For this study, we used data previously collected in a three-armed randomised controlled trial of acupuncture treatment for labour pain, comparing MA versus EA versus SC.1 ,23 ,24 The study was approved by the Regional Ethical Review Board, Gothenburg on 15 May 2008 (reference no. 136-08) and written informed consent was received from all participants.
For the purpose of the present study, associations between maternal characteristics and responses to acupuncture for labour pain were compared between users of MA, EA and SC, and adjusted for obstetric status at admission to the labour ward. Recruitment took place between November 2008 and October 2011 in two labour wards in Sweden. Women were eligible for the study if they were nulliparous with a singleton pregnancy between 37+0 and 41+6 weeks gestation, with spontaneous onset of labour and a command of the Swedish language good enough to understand written and oral instructions and fill out a questionnaire. Women were asked to give consent to participate in the study when admitted to the labour ward. Data were collected by means of medical records, a specific study protocol and a self-reported questionnaire. A full description of the study design has been published23 as well as the findings on the short-term1 and long-term effects.24
Of approximately 4300 women who were eligible for the trial, 679 were approached and 303 agreed to participate. Of these, 253 followed the study protocol and received one of the treatments (MA, EA or SC), and therefore constitute the cohort for this study.
Maternal and labour characteristics
All independent variables with their potential responses and data sources are shown in table 1. Data on maternal background characteristics were retrieved from patient records and the self-reported questionnaire, which included questions on sociodemographic background, previous experience of acupuncture and experience of menstrual pain. The questionnaire was completed by the women upon arrival to the labour ward, before any pain relief was given. Worries about labour pain and pain in daily life were measured by single item questions used previously.25 Data on obstetric status on admission to the labour ward (ruptured vs intact membranes and cervical dilation) were additionally retrieved from the study protocol and the patient records.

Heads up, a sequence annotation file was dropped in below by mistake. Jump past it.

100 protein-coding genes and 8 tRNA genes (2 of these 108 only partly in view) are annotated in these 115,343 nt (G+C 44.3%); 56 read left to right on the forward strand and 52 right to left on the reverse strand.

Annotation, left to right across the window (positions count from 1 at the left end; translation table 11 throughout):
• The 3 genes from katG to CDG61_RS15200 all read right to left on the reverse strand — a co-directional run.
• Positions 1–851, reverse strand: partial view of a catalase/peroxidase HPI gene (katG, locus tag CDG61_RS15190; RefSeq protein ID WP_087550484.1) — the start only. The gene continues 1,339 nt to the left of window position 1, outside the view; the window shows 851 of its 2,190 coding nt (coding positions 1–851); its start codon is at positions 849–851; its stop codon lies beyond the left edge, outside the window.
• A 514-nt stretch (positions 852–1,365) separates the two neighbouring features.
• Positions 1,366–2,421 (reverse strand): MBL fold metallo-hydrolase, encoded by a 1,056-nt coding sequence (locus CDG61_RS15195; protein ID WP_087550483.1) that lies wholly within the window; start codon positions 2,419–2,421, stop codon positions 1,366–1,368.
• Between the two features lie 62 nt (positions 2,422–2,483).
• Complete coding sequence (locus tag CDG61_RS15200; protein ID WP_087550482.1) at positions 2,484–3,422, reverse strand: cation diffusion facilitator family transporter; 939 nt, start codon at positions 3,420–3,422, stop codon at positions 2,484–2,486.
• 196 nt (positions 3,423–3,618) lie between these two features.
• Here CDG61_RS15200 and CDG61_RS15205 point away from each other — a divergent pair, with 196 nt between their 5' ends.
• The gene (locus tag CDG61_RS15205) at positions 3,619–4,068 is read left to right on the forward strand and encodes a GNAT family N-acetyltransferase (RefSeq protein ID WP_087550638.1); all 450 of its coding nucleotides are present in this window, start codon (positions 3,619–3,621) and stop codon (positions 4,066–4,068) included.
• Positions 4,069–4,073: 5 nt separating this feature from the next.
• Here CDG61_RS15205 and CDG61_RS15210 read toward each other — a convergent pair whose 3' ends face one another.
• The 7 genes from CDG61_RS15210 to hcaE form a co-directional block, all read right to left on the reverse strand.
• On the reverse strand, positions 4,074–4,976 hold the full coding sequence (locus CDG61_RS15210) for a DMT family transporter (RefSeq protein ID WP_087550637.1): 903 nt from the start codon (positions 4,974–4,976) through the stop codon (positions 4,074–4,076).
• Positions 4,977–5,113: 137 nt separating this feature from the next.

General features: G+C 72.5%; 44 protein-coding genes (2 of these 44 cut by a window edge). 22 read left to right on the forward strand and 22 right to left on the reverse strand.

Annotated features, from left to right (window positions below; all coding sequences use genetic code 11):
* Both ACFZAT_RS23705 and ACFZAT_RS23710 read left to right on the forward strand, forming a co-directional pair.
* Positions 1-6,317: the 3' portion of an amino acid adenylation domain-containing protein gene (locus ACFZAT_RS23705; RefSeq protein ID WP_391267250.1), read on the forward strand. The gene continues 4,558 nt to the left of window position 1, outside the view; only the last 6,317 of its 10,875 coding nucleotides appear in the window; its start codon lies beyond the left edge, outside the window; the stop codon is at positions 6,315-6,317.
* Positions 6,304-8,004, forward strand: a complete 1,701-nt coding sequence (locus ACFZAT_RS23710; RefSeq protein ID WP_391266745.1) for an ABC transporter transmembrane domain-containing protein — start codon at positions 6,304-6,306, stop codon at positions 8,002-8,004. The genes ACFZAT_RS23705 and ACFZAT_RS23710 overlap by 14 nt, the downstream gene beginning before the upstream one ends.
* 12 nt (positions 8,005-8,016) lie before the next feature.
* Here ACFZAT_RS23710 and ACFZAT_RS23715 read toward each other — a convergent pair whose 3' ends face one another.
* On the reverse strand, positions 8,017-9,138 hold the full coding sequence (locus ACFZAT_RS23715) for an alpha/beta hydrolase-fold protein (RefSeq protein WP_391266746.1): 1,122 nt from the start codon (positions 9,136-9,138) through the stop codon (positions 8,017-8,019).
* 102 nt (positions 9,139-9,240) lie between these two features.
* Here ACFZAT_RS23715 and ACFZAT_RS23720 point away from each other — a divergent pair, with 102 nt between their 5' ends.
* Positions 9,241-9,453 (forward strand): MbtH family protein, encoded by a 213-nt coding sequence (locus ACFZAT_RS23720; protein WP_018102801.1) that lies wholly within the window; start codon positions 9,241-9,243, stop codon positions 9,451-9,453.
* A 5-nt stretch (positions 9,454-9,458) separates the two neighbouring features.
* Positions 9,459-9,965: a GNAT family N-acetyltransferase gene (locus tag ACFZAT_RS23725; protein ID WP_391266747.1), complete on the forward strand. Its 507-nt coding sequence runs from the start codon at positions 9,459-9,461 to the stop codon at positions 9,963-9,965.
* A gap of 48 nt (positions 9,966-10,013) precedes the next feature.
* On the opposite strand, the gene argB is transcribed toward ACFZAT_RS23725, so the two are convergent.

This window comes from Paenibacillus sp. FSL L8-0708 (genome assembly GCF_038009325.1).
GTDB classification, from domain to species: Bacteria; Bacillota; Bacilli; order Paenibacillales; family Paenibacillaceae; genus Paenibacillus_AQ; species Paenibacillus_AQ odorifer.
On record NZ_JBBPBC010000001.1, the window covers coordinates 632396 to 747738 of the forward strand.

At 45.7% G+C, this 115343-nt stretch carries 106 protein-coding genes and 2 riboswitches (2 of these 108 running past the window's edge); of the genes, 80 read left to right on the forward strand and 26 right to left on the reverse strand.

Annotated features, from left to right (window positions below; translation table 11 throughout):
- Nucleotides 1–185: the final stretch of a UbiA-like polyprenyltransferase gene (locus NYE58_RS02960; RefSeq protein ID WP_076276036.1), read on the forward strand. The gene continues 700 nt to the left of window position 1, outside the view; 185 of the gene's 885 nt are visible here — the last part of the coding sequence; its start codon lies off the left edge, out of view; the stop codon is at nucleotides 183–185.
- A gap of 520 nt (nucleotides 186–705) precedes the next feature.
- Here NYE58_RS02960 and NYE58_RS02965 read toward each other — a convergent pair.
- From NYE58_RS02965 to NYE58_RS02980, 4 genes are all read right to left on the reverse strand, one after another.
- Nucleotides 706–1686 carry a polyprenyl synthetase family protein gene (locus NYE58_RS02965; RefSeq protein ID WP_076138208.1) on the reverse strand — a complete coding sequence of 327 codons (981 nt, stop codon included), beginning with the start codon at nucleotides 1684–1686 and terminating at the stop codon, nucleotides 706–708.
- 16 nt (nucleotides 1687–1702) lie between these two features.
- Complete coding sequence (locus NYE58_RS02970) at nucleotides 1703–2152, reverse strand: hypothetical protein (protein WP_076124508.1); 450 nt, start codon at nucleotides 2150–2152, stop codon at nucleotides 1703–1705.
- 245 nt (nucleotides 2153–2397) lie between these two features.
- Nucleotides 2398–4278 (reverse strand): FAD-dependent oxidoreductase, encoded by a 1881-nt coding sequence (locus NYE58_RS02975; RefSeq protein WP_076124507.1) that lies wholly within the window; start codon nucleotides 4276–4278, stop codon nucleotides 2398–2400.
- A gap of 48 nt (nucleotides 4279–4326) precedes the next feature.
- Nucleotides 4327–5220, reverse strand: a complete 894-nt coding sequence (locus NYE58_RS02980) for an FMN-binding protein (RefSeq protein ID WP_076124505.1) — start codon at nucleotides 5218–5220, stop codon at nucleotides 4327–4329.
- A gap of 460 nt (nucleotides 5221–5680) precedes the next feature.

Of the 253 participants, 83 received MA, 87 received EA and 83 received standard care without acupuncture. The style of acupuncture in this study was based on Western medical acupuncture, which is an adaption of Chinese acupuncture based on our current knowledge of anatomy and physiology.21 ,26 All women in the trial received care from midwives throughout labour and birth and, in cases of deviation from normal progress, from obstetricians, according to Swedish clinical practice. Women in the two acupuncture groups were treated bilaterally with 13 to 21 needles (mean 14.9 in both groups) at three distal points and four to eight local points located in muscles innervated by the same somatic segments as the cervix and uterus. Disposable Hegu Xeno needles were used, sized 0.30×30 and 0.35×50 mm. A complete list of the points that were allowed to be used in the study is provided in the study protocol.23 The choice of local and distal points was left to the midwife with the instruction to use points with regard to the pain location. They mostly needled LI4, Yintang and LR3 as distal points, and KI11, SP12, BL27 and ST29 as local points.1 The mean duration of acupuncture treatment was 50 min in the MA group and 48 min in the EA group.1 The treatment began when pain relief was requested, and the needles were inserted and stimulated manually by the midwife every 10 min until de qi was achieved. For women in the EA group, eight of the local needles were connected to an electrical stimulator (Cefar Acus 4, CEFAR, Lund, Sweden), which was set at high frequency (80 Hz) and pulse width of 180 µs. The women adjusted the intensity (mA) themselves to a level just under the pain threshold. After the first treatment with acupuncture, women in the acupuncture groups had access to the same pharmacological and non-pharmacological methods of pain relief as women in the standard care group. The proportions of women in the MA, EA and SC groups using nitrous oxide were 95.1%, 95.4% and 93.8%, respectively. A total of 61.4%, 46.0% and 69.9%, respectively, opted for epidural analgesia, while 12.2%, 4.7% and 10.0%, respectively, used sterile water injections (SWI). A total of 14.5%, 12.6% and 48.1%, respectively, used transcutaneous electrical nerve stimulation (TENS) and 9.6%, 1.1% and 4.8% respectively received morphine.1